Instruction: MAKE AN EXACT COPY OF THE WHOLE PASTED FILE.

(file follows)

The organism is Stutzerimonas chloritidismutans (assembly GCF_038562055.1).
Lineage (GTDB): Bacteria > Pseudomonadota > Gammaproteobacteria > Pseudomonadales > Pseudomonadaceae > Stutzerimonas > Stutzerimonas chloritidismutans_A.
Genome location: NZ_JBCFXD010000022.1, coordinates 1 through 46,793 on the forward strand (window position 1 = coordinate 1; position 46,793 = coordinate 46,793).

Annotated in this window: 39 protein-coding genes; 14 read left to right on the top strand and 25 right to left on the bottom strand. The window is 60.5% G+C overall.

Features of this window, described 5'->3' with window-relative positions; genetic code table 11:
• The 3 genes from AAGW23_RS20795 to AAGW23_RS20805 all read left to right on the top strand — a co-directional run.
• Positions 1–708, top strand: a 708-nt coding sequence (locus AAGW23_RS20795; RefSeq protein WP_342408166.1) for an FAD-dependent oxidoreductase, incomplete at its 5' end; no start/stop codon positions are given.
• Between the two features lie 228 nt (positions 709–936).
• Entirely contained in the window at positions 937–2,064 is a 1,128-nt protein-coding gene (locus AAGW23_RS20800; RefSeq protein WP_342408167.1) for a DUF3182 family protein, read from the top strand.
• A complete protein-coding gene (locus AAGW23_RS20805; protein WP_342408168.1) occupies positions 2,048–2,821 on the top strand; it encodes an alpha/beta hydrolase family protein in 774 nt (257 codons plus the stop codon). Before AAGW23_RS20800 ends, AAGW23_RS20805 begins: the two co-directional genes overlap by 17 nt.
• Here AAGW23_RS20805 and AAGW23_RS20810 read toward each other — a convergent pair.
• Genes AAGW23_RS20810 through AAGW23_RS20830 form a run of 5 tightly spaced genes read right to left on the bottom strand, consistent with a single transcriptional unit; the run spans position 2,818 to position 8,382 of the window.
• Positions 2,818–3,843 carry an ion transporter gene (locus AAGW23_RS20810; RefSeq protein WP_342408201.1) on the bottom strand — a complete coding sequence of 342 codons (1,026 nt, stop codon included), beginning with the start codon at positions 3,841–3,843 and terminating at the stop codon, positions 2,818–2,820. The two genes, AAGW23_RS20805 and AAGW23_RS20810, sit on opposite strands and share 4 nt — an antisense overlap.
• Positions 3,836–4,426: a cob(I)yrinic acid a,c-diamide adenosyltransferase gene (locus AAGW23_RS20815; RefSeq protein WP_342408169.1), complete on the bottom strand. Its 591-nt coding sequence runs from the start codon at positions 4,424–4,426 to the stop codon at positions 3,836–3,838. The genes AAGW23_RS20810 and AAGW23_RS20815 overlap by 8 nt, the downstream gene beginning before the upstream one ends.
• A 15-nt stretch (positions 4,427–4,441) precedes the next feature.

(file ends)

The organism is Stutzerimonas chloritidismutans (assembly GCF_038562055.1).
Lineage (GTDB): Bacteria > Pseudomonadota > Gammaproteobacteria > Pseudomonadales > Pseudomonadaceae > Stutzerimonas > Stutzerimonas chloritidismutans_A.
Genome location: NZ_JBCFXD010000022.1, coordinates 1 through 46,793 on the forward strand (window position 1 = coordinate 1; position 46,793 = coordinate 46,793).

Annotated in this window: 39 protein-coding genes; 14 read left to right on the top strand and 25 right to left on the bottom strand. The window is 60.5% G+C overall.

Features of this window, described 5'->3' with window-relative positions; genetic code table 11:
• The 3 genes from AAGW23_RS20795 to AAGW23_RS20805 all read left to right on the top strand — a co-directional run.
• Positions 1–708, top strand: a 708-nt coding sequence (locus AAGW23_RS20795; RefSeq protein WP_342408166.1) for an FAD-dependent oxidoreductase, incomplete at its 5' end; no start/stop codon positions are given.
• Between the two features lie 228 nt (positions 709–936).
• Entirely contained in the window at positions 937–2,064 is a 1,128-nt protein-coding gene (locus AAGW23_RS20800; RefSeq protein WP_342408167.1) for a DUF3182 family protein, read from the top strand.
• A complete protein-coding gene (locus AAGW23_RS20805; protein WP_342408168.1) occupies positions 2,048–2,821 on the top strand; it encodes an alpha/beta hydrolase family protein in 774 nt (257 codons plus the stop codon). Before AAGW23_RS20800 ends, AAGW23_RS20805 begins: the two co-directional genes overlap by 17 nt.
• Here AAGW23_RS20805 and AAGW23_RS20810 read toward each other — a convergent pair.
• Genes AAGW23_RS20810 through AAGW23_RS20830 form a run of 5 tightly spaced genes read right to left on the bottom strand, consistent with a single transcriptional unit; the run spans position 2,818 to position 8,382 of the window.
• Positions 2,818–3,843 carry an ion transporter gene (locus AAGW23_RS20810; RefSeq protein WP_342408201.1) on the bottom strand — a complete coding sequence of 342 codons (1,026 nt, stop codon included), beginning with the start codon at positions 3,841–3,843 and terminating at the stop codon, positions 2,818–2,820. The two genes, AAGW23_RS20805 and AAGW23_RS20810, sit on opposite strands and share 4 nt — an antisense overlap.
• Positions 3,836–4,426: a cob(I)yrinic acid a,c-diamide adenosyltransferase gene (locus AAGW23_RS20815; RefSeq protein WP_342408169.1), complete on the bottom strand. Its 591-nt coding sequence runs from the start codon at positions 4,424–4,426 to the stop codon at positions 3,836–3,838. The genes AAGW23_RS20810 and AAGW23_RS20815 overlap by 8 nt, the downstream gene beginning before the upstream one ends.
• A 15-nt stretch (positions 4,427–4,441) precedes the next feature.